Handsome Avis, I want you to tell me where you are going in November, the place, the street, and the number of the house for I want in December or in January to have the pleasure to see you.

I suplicate to you, that you tell me what directions I must have in the letters which I send to you.

I suplicate to you this, for to know of your health, and to show you that I will never forget you.

You will please excuse the faults what this contains.

Yours in hope,

Andres Moynelo

Bayh-Dole Act of 1980 Digital Collection

The IU Libraries Modern Political Papers collections and the Digital Library Program announce the opening of the Bayh-Dole Act of 1980 Digital Collection. The Bayh-Dole Act of 1980 created the framework for universities to develop and profit from products emerging from federally funded research, which had previously been nearly impossible. The legislation also simplified patent procedure, dissolving the logjam of 28,000 patents awaiting approval in the U.S. Patent Office and eliminating overlapping and redundant procedures. Its effect on universities and the development of all kinds of technologies has been tremendous. The Bayh-Dole Act Digital Collection consists of the documents relating to that legislation in the Birch Bayh Senatorial Papers of the IU Libraries Modern Political Papers collections. The digital collection is complemented by online resources on the Bayh-Dole Act History and Research Central site of the Franklin Pierce Center for Intellectual Property of the University of New Hampshire Law School, providing an incomparable collection of resources on the struggle for passage of the act and the extensive bipartisan work that made it possible.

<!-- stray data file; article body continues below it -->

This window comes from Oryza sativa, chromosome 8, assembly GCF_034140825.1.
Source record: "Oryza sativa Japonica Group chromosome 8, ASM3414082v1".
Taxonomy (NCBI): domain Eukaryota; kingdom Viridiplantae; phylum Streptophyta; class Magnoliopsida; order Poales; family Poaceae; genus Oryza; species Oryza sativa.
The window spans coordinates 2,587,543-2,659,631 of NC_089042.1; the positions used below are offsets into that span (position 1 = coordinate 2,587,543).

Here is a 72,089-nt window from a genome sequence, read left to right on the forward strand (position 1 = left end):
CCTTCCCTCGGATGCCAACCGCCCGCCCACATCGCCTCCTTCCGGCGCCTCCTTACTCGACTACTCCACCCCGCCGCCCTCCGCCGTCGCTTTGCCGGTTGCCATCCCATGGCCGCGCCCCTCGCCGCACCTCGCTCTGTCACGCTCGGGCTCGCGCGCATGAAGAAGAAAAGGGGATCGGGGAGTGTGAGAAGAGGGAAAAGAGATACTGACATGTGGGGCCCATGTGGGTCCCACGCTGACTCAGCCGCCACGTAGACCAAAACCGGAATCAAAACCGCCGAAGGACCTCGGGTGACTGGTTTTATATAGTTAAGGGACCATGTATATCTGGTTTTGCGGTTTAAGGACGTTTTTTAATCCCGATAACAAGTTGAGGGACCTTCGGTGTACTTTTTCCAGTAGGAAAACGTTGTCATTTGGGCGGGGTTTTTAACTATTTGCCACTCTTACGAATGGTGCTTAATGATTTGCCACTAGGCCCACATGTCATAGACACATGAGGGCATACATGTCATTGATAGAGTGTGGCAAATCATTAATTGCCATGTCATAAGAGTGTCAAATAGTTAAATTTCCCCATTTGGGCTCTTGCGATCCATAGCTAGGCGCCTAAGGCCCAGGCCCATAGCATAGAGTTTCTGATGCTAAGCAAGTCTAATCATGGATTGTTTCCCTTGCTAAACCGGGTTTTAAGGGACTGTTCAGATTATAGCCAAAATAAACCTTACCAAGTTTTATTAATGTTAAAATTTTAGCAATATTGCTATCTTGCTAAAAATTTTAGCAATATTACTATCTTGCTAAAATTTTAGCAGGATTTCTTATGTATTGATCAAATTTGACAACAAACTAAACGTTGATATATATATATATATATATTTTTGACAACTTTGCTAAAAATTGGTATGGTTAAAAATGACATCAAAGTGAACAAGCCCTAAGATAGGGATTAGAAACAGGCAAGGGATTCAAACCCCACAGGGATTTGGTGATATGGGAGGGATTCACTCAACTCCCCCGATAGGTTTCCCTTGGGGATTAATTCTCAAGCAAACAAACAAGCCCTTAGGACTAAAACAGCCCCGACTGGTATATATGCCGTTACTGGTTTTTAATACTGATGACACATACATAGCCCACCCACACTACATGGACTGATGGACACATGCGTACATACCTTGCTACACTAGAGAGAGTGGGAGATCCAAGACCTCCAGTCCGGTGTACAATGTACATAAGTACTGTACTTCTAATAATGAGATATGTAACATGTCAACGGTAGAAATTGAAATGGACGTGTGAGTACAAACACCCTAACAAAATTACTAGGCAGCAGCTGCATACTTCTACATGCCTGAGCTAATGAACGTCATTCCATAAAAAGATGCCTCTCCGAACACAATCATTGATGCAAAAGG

The Old “Pest House”: Early Medicine on the Indiana University Campus